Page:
I think the challenge was around qualitative research and what that actually means, and the different array of research methodologies that you can choose to interpret the information. And the complicated terminology and understanding of that terminology. And not being clear so much about how things would materialise, so a lot of uncertainty, that was a challenge.

However, in terms of the benefits, those were the benefits as well. So being uncertain or being comfortable with uncertainty and watching things emerge and evolve over time, through hard work. Repeatedly working at something and talking about it. And being able to talk to lecturers was fantastic. To have more personal one to one time. That was kind of enlightening. That was a real benefit. A lot was gained from that – to hear how the lecturers would think and problem solve and then to bring in my own opinions as well.

Meeting new people and going into different fields within health care as well. You had to kind of shift out of just being a physiotherapist but talking to different people and kind of understanding the broader, wider role, that multidisciplinary role as well. So that was a benefit.

In terms of top tips and advice. Organisation skills are quite important. I planned every day what I was going to do and achieve within the timeframe, working consistently to kind of mini deadlines through the day, particularly for the days that were focused around research.

Communication – if you have another person or student that’s with you, really work with them to plan and discuss any concerns that you have. And with lecturing staff as well. So I think those would be some of the top tips.

Thank you and all the best for those pursuing research placements in the future.”

Delivering leadership placements

Heidi Cox, a senior student education facilitator for allied health professions at Essex Partnership University, NHS Foundation Trust reflects on developing leadership placements for students:

“During the summer our organisation agreed to offer speech and language therapy and occupational therapy (OT) leadership placements. At Essex Partnership University Trust (EPUT) we have a passion for student education and are always on the lookout for ways to develop our placement opportunities. We were under increased pressure from higher education institutions to increase our capacity of allied health profession (AHP) placements and we also wanted to develop the quality of placements offered.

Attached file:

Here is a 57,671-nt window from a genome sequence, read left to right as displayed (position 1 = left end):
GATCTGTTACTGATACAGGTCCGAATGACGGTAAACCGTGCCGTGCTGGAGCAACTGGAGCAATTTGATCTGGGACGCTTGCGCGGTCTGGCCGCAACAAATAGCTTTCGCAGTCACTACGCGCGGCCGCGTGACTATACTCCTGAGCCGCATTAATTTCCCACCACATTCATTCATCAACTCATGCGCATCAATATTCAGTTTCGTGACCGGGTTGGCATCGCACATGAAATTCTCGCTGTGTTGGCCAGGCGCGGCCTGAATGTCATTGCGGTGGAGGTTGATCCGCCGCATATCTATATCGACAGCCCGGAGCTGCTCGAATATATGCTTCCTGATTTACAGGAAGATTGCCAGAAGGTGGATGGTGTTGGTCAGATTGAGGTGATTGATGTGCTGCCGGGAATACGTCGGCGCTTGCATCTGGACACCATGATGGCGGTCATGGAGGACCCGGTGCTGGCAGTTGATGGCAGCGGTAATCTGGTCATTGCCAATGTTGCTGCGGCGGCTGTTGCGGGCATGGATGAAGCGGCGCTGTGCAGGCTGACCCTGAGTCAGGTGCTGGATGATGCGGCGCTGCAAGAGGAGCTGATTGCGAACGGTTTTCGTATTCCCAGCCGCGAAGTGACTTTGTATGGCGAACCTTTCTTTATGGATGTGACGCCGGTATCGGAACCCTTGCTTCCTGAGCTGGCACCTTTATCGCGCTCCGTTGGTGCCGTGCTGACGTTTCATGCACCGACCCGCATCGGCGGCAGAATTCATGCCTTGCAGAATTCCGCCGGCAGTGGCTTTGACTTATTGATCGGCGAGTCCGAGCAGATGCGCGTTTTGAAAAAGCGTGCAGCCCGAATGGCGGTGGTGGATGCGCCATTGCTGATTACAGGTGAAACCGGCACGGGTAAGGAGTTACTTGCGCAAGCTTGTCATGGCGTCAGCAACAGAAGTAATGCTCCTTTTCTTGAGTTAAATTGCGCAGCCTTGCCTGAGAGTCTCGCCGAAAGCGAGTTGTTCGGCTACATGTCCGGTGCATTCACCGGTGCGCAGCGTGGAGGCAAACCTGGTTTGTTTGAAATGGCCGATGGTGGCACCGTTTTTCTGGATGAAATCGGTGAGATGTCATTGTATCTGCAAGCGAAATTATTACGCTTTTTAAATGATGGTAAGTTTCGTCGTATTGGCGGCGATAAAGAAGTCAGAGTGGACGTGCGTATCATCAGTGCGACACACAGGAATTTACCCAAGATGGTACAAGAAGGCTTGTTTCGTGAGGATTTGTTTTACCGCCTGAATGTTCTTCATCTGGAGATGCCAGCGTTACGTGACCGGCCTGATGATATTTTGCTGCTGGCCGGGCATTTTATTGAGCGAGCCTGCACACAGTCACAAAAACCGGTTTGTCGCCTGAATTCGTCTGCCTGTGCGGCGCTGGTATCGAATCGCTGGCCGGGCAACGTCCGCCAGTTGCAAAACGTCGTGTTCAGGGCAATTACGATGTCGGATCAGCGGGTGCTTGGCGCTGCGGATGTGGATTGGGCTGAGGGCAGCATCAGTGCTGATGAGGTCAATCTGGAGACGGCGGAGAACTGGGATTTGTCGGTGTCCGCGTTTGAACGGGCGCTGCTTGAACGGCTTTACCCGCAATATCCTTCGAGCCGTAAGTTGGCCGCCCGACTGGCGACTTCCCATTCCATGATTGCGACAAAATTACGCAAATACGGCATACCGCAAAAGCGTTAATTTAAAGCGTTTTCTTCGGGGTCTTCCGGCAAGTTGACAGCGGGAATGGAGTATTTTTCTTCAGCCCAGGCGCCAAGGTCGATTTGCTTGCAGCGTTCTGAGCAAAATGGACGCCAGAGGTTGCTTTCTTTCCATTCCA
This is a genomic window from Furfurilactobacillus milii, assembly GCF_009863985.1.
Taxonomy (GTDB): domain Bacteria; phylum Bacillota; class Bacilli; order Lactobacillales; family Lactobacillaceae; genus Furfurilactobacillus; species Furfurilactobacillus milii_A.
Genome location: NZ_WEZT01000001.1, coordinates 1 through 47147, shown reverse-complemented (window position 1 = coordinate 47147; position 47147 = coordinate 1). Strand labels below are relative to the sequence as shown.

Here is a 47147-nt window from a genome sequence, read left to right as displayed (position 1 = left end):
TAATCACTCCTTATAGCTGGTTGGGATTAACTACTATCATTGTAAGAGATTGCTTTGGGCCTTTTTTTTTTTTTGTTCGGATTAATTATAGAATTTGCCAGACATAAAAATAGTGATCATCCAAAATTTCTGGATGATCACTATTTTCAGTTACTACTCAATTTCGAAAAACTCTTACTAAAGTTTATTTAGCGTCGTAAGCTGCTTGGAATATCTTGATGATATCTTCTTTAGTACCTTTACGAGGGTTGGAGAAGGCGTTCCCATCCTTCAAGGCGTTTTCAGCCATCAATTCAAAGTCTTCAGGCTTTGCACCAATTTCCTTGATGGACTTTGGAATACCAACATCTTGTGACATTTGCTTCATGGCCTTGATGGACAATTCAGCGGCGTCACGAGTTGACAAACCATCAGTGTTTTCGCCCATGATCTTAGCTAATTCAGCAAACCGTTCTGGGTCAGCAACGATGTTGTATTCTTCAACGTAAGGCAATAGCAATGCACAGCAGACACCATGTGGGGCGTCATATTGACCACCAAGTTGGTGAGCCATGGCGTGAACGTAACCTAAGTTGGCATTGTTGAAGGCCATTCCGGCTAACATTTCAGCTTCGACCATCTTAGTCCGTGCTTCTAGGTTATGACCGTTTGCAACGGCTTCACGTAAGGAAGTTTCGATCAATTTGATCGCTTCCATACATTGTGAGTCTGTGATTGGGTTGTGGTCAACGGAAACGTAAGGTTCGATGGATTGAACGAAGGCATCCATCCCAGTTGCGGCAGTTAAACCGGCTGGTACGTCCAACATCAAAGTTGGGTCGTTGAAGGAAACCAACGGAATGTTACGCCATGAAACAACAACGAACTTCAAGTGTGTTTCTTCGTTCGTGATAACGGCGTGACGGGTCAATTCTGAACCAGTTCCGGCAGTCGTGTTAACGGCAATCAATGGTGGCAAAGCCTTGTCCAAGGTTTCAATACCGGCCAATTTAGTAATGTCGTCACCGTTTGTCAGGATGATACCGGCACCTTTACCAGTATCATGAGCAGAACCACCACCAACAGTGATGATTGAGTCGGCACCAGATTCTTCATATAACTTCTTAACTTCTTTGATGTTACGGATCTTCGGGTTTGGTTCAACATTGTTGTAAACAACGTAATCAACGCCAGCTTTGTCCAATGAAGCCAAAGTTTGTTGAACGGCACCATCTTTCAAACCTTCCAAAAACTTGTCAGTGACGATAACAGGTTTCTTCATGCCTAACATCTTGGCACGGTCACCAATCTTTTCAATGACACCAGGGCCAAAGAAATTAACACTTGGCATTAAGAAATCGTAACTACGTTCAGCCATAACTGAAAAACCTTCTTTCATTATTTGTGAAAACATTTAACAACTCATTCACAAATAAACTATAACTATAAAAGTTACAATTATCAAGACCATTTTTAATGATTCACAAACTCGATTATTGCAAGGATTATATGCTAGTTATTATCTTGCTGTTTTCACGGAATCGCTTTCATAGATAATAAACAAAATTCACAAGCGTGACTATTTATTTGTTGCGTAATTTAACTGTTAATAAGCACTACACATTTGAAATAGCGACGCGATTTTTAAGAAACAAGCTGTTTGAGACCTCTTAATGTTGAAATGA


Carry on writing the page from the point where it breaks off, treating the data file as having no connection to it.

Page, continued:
Consequently, we started to investigate leadership placements, as this gave us the opportunity to add placements on top of the clinical placements already provided. Plus, the leadership placements incorporated project work alongside learning more about leadership in the NHS. The projects chosen were based on already identified work streams in the organisation, creating resources or work that was really needed, which resulted in huge benefits to the organisation.

One example involved a student creating a video to explain the importance of preceptorship for newly qualified staff. This video was then added to our trust website to aid staff. Another example, a video created by a student on how to communicate with adults with learning disabilities (LD) was created after a need for staff on wards in mainstream physical health and mental health services was identified in a LD co-produced focus group. A video was also created by student SLTs to demonstrate speech and language therapy as a career. This has been used to promote the career and organisation for recruitment events.

The placement was a win-win. The students gained an insight into leadership in the organisation, spreading the word about compassionate leadership and the strength of well led leadership in AHPs at EPUT. We also developed our skills as educators and gained some valuable resources that the whole team is able to use.

Going forward following the success of these placements, we are planning to expand the placements and offer them to other AHPs, such as physiotherapy and dietetics.”


  • Health Education England (now NHS England) case studies from students who completed leadership placements:
  • Guide to Practice-Based Learning for Allied Health Professional Students in Research (PDF)
    This guide highlights the range of AHP students working in different research settings. The aim is to assist students to meet their learning outcomes but also to help them build their research pillar of practice at an early stage. It is hoped that the guide gives educators and others the awareness, confidence and knowledge to embark on this type of placement.
  • NHS Education for Scotland guidance on AHP leadership placements
  • The Council of Deans of Health’s Becoming Research Confident (PDF) promotes the importance of research placements and provides some useful case studies.
  • In July 2021, the Council of Deans of Health launched #ResearchPlacementWeek – a campaign to promote research placements for nursing, midwifery and allied health profession students and highlight the value of engaging students in research opportunities. As part of the campaign, they launched a report and CoDHcasts to showcase how research placements can successfully be set up and share learning in this area.